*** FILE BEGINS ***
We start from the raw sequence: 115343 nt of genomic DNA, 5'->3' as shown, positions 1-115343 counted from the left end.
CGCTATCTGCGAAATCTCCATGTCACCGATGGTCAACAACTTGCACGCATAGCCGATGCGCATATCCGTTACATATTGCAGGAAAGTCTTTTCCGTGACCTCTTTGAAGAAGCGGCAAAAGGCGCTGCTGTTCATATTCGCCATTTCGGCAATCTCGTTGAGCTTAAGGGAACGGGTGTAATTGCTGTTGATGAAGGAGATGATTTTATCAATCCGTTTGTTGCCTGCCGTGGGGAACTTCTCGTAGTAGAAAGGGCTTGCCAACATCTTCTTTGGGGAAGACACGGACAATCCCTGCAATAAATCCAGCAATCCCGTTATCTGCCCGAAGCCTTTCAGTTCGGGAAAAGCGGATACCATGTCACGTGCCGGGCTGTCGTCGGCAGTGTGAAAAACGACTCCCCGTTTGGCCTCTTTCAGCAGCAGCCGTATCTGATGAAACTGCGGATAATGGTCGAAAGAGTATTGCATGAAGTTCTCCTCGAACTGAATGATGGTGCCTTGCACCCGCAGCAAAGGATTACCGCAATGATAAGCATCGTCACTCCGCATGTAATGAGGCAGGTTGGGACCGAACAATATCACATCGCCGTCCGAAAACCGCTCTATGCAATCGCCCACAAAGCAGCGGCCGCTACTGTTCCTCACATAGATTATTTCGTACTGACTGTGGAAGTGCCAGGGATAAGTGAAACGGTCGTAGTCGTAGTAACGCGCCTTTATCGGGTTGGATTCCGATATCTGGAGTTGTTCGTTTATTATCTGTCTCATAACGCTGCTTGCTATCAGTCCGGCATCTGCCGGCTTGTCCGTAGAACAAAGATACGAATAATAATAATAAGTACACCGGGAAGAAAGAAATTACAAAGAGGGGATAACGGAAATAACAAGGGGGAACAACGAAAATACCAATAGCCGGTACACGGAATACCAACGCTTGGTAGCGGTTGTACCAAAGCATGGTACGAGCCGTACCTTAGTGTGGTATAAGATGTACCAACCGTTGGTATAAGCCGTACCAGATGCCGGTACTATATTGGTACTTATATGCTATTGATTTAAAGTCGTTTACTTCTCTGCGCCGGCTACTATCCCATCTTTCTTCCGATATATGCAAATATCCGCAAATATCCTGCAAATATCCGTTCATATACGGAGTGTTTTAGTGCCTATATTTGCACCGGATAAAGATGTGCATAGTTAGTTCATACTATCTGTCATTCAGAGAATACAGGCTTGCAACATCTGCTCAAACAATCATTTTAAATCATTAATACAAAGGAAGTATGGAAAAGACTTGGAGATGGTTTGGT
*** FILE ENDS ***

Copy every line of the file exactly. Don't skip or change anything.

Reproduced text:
We start from the raw sequence: 115343 nt of genomic DNA, 5'->3' as shown, positions 1-115343 counted from the left end.
CGCTATCTGCGAAATCTCCATGTCACCGATGGTCAACAACTTGCACGCATAGCCGATGCGCATATCCGTTACATATTGCAGGAAAGTCTTTTCCGTGACCTCTTTGAAGAAGCGGCAAAAGGCGCTGCTGTTCATATTCGCCATTTCGGCAATCTCGTTGAGCTTAAGGGAACGGGTGTAATTGCTGTTGATGAAGGAGATGATTTTATCAATCCGTTTGTTGCCTGCCGTGGGGAACTTCTCGTAGTAGAAAGGGCTTGCCAACATCTTCTTTGGGGAAGACACGGACAATCCCTGCAATAAATCCAGCAATCCCGTTATCTGCCCGAAGCCTTTCAGTTCGGGAAAAGCGGATACCATGTCACGTGCCGGGCTGTCGTCGGCAGTGTGAAAAACGACTCCCCGTTTGGCCTCTTTCAGCAGCAGCCGTATCTGATGAAACTGCGGATAATGGTCGAAAGAGTATTGCATGAAGTTCTCCTCGAACTGAATGATGGTGCCTTGCACCCGCAGCAAAGGATTACCGCAATGATAAGCATCGTCACTCCGCATGTAATGAGGCAGGTTGGGACCGAACAATATCACATCGCCGTCCGAAAACCGCTCTATGCAATCGCCCACAAAGCAGCGGCCGCTACTGTTCCTCACATAGATTATTTCGTACTGACTGTGGAAGTGCCAGGGATAAGTGAAACGGTCGTAGTCGTAGTAACGCGCCTTTATCGGGTTGGATTCCGATATCTGGAGTTGTTCGTTTATTATCTGTCTCATAACGCTGCTTGCTATCAGTCCGGCATCTGCCGGCTTGTCCGTAGAACAAAGATACGAATAATAATAATAAGTACACCGGGAAGAAAGAAATTACAAAGAGGGGATAACGGAAATAACAAGGGGGAACAACGAAAATACCAATAGCCGGTACACGGAATACCAACGCTTGGTAGCGGTTGTACCAAAGCATGGTACGAGCCGTACCTTAGTGTGGTATAAGATGTACCAACCGTTGGTATAAGCCGTACCAGATGCCGGTACTATATTGGTACTTATATGCTATTGATTTAAAGTCGTTTACTTCTCTGCGCCGGCTACTATCCCATCTTTCTTCCGATATATGCAAATATCCGCAAATATCCTGCAAATATCCGTTCATATACGGAGTGTTTTAGTGCCTATATTTGCACCGGATAAAGATGTGCATAGTTAGTTCATACTATCTGTCATTCAGAGAATACAGGCTTGCAACATCTGCTCAAACAATCATTTTAAATCATTAATACAAAGGAAGTATGGAAAAGACTTGGAGATGGTTTGGT